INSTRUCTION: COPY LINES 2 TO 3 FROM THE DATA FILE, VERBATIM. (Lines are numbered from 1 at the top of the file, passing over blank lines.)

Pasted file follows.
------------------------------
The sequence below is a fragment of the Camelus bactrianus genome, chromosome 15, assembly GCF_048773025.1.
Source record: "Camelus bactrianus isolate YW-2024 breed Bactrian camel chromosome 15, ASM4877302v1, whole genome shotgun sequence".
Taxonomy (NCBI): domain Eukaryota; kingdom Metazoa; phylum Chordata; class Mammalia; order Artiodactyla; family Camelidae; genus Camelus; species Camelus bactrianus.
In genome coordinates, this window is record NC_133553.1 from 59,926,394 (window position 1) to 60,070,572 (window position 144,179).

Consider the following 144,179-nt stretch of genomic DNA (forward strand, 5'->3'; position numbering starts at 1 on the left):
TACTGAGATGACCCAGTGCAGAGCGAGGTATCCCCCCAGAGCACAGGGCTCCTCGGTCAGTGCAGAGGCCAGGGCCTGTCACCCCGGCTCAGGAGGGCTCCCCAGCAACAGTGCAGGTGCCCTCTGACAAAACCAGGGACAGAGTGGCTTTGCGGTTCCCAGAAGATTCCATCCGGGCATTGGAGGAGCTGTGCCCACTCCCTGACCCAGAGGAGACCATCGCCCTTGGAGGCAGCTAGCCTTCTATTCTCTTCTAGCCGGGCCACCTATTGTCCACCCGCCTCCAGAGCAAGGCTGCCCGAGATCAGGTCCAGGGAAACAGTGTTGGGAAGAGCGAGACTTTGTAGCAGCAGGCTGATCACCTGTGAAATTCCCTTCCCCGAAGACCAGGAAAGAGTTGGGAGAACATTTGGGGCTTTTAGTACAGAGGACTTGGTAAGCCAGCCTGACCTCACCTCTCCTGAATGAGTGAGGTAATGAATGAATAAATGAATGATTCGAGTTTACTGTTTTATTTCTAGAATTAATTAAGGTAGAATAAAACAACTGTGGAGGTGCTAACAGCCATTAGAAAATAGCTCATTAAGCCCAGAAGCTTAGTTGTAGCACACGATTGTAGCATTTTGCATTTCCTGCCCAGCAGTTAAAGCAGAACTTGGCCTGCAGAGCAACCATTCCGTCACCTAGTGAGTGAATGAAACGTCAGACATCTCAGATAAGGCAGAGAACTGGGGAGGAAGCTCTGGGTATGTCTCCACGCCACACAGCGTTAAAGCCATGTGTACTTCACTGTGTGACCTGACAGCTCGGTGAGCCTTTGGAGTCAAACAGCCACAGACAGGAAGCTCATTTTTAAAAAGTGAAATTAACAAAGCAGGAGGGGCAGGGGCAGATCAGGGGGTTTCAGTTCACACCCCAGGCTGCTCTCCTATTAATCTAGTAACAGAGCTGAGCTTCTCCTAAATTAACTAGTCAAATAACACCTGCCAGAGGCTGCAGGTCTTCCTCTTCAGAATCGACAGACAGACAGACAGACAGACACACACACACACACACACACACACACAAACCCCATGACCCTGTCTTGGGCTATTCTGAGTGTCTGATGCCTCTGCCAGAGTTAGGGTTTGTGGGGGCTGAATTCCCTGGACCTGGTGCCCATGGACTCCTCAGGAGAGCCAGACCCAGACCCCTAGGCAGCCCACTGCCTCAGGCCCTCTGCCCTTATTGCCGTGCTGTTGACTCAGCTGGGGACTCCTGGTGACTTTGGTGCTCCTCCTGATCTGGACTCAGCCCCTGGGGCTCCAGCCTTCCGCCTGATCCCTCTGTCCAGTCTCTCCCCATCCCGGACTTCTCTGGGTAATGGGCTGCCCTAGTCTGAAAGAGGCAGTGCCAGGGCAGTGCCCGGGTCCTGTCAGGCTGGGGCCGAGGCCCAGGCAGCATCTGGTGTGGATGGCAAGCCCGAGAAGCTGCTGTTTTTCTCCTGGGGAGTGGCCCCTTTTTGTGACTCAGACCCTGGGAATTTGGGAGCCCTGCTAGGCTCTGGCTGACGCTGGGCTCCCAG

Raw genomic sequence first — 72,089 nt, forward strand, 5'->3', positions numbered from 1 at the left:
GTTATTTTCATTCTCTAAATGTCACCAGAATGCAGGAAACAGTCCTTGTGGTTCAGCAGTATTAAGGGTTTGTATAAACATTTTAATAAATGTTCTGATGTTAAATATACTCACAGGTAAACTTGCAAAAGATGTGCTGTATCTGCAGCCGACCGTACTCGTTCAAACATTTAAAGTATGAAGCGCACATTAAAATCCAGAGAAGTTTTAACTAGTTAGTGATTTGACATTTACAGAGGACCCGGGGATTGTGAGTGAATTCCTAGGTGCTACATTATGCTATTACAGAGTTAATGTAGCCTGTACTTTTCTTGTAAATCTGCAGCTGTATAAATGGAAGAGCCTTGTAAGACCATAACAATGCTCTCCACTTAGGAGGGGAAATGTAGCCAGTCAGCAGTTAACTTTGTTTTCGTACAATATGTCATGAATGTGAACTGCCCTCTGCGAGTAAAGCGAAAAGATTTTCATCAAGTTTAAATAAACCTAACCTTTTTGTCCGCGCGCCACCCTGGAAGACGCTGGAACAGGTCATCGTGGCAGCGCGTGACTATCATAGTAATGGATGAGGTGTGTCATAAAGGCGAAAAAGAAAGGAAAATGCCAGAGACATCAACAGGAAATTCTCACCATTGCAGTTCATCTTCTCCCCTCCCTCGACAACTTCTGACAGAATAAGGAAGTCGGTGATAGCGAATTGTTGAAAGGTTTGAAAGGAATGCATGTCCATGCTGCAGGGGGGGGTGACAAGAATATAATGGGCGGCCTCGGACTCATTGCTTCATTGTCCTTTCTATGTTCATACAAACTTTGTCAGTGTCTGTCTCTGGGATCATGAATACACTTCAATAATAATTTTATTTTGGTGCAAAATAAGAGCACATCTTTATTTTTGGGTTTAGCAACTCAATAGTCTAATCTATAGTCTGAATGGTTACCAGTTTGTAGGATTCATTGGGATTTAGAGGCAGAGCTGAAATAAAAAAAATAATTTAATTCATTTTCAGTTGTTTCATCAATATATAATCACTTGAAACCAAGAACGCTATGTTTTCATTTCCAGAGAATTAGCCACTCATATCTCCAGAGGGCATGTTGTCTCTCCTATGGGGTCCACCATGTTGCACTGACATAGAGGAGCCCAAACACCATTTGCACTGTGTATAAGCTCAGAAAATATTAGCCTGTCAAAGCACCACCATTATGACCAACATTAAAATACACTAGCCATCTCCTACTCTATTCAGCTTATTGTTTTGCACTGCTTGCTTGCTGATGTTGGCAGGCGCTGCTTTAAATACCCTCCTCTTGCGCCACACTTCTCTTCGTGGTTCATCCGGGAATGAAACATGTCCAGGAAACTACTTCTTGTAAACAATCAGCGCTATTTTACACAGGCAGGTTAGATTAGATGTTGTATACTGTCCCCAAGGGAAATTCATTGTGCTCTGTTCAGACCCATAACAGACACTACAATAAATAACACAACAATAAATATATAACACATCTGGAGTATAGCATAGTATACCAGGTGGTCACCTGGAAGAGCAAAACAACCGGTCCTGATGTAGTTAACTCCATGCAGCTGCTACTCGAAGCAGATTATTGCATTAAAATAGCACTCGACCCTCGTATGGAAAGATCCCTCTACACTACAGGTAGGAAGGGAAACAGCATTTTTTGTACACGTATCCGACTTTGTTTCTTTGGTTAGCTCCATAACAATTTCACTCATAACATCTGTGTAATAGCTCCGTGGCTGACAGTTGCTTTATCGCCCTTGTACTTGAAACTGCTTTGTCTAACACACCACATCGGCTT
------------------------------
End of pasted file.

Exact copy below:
Source record: "Camelus bactrianus isolate YW-2024 breed Bactrian camel chromosome 15, ASM4877302v1, whole genome shotgun sequence".
Taxonomy (NCBI): domain Eukaryota; kingdom Metazoa; phylum Chordata; class Mammalia; order Artiodactyla; family Camelidae; genus Camelus; species Camelus bactrianus.